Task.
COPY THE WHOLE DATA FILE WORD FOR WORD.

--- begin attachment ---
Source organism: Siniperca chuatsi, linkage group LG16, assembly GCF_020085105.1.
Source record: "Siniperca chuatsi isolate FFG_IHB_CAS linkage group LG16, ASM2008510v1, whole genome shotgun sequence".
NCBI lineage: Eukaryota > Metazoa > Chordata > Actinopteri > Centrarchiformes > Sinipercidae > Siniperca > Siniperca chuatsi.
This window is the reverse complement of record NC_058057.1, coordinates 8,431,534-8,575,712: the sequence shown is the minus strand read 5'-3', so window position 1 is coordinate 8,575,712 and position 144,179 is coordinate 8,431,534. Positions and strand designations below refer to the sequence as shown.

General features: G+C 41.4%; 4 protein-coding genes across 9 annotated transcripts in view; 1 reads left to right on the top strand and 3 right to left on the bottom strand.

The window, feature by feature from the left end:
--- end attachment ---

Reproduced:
Source organism: Siniperca chuatsi, linkage group LG16, assembly GCF_020085105.1.
Source record: "Siniperca chuatsi isolate FFG_IHB_CAS linkage group LG16, ASM2008510v1, whole genome shotgun sequence".
NCBI lineage: Eukaryota > Metazoa > Chordata > Actinopteri > Centrarchiformes > Sinipercidae > Siniperca > Siniperca chuatsi.
This window is the reverse complement of record NC_058057.1, coordinates 8,431,534-8,575,712: the sequence shown is the minus strand read 5'-3', so window position 1 is coordinate 8,575,712 and position 144,179 is coordinate 8,431,534. Positions and strand designations below refer to the sequence as shown.

General features: G+C 41.4%; 4 protein-coding genes across 9 annotated transcripts in view; 1 reads left to right on the top strand and 3 right to left on the bottom strand.

The window, feature by feature from the left end: